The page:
Show Summary Details
Page of

Treatments of Catatonia 

Treatments of Catatonia
Treatments of Catatonia

Edward Shorter

and Max Fink

Page of

PRINTED FROM OXFORD MEDICINE ONLINE ( © Oxford University Press, 2021. All Rights Reserved. Under the terms of the licence agreement, an individual user may print out a PDF of a single chapter of a title in Oxford Medicine Online for personal use (for details see Privacy Policy and Legal Notice).

date: 25 February 2021

For the many varieties of catatonia, all medical ministrations were applied with little success until sodium Amytal (amobarbital) was shown to be specifically successful beginning in the 1930s. Induced seizures as treatments for psychoses in 1930s were also found to effectively relieve catatonia. These treatments were so successful, and the incidence of catatonia so reduced, that questions were raised whether and why catatonia had disappeared. By 1980s, the benzodiazepines were offered as replacements for barbiturates. The specificity of benzodiazepines in relieving up to 80 percent of catatonia cases, with ECT successful in the remainder, encouraged belief that catatonia was best seen as a unique systemic medical illness. Solving the puzzle of catatonia is one of medicine’s unheralded treatment triumphs.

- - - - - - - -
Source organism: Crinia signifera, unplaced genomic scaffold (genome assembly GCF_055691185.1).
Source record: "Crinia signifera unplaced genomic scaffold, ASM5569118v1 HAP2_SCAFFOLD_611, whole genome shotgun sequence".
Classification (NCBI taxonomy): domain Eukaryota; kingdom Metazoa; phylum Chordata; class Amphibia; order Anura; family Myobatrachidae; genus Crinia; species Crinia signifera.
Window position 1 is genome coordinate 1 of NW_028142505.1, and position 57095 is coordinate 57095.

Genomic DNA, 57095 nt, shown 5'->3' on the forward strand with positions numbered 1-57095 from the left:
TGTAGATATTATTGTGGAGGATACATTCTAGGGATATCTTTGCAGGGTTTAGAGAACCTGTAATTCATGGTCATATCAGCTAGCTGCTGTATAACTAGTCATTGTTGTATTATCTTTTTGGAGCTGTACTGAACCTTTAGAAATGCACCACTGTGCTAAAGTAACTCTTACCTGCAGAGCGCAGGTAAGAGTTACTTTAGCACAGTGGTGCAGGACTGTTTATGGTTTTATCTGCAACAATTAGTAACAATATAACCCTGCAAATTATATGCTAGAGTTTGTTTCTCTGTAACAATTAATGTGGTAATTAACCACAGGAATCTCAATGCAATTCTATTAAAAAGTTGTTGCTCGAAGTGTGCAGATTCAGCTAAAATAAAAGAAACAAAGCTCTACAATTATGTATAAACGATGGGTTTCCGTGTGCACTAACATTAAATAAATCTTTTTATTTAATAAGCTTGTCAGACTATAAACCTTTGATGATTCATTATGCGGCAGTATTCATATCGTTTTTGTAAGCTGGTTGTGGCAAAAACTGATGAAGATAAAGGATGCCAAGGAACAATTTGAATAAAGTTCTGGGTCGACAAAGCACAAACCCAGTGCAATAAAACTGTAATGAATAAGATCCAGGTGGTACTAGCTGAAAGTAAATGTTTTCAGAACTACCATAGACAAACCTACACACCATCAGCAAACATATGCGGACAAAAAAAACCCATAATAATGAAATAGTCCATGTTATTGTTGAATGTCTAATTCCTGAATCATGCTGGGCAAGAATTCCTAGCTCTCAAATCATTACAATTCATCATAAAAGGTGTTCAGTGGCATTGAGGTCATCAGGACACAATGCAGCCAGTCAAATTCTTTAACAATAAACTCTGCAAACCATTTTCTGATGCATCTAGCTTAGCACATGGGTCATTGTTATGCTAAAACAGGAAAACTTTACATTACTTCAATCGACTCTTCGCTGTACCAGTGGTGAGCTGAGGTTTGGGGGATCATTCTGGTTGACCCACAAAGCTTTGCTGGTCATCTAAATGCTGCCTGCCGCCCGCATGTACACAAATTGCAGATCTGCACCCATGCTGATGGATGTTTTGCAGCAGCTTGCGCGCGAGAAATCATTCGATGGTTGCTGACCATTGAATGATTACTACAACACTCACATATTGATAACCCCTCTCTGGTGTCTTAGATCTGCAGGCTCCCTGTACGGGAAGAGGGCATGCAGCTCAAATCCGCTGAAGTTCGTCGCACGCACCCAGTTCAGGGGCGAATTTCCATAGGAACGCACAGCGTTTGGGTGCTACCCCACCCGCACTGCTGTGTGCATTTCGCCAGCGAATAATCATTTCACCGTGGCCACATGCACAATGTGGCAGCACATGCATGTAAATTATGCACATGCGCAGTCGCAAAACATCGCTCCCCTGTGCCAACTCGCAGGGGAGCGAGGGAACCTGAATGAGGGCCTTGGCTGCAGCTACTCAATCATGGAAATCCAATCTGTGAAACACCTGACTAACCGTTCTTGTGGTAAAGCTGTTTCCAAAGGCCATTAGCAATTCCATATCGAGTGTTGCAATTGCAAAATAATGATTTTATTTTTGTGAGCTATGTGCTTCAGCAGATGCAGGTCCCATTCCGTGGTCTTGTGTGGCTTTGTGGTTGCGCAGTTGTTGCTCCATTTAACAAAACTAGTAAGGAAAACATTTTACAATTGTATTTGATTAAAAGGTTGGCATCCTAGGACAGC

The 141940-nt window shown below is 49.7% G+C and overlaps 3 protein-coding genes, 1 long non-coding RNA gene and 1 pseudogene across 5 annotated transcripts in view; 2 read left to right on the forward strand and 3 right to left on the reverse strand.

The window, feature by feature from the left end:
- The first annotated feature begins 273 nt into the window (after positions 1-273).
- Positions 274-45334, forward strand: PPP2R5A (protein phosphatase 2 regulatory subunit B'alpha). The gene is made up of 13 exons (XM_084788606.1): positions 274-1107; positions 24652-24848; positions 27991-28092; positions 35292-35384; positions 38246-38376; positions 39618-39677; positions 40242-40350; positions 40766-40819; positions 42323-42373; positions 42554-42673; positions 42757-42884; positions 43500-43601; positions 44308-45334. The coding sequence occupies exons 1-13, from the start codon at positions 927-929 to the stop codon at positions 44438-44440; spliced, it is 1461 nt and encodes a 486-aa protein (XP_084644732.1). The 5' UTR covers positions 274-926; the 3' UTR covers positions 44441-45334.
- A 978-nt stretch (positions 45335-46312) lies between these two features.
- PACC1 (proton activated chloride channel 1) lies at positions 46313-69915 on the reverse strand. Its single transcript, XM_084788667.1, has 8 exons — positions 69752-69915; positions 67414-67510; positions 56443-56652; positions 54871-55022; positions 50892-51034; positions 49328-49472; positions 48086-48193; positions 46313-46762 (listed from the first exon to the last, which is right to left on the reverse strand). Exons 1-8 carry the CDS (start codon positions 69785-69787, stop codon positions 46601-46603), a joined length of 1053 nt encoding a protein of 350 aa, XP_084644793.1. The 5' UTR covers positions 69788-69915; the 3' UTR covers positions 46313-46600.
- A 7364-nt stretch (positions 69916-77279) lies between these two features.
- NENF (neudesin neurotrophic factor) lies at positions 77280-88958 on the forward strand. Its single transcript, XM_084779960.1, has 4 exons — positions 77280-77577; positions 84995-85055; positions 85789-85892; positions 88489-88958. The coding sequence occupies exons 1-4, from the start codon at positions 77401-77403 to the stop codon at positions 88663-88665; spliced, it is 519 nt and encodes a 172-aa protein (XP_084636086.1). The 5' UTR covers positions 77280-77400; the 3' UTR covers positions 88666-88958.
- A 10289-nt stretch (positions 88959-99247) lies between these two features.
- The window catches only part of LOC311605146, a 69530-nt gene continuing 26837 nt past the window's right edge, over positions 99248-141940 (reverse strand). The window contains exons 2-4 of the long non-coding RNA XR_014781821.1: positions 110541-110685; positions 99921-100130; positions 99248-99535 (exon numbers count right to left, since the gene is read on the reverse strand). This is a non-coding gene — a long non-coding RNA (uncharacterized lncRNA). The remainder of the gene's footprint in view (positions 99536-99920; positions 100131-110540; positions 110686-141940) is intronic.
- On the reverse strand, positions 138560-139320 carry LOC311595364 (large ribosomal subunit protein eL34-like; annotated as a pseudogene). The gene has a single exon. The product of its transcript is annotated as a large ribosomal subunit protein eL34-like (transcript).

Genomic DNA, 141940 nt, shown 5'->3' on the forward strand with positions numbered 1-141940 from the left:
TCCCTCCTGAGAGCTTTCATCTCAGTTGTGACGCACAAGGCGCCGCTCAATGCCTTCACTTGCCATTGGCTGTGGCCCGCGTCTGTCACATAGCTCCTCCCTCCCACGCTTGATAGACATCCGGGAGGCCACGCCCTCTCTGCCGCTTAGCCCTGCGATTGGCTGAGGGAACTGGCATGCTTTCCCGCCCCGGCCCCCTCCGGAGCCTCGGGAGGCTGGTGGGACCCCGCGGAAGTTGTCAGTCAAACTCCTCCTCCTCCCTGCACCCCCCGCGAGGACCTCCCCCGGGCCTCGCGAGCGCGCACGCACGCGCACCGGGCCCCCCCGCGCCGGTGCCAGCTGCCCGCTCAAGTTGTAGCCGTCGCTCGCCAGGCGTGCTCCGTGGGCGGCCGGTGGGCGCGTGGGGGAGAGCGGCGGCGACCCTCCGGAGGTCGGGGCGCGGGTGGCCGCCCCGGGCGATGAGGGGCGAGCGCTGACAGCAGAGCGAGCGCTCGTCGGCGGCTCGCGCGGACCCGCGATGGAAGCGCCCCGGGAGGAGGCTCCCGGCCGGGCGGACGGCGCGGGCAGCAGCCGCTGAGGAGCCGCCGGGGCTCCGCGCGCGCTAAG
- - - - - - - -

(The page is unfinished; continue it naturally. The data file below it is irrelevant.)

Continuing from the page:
Access to the complete content on Oxford Medicine Online requires a subscription or purchase. Public users are able to search the site and view the abstracts for each book and chapter without a subscription.

Please subscribe or login to access full text content.

If you have purchased a print title that contains an access token, please see the token for information about how to register your code.

For questions on access or troubleshooting, please check our FAQs, and if you can't find the answer there, please contact us.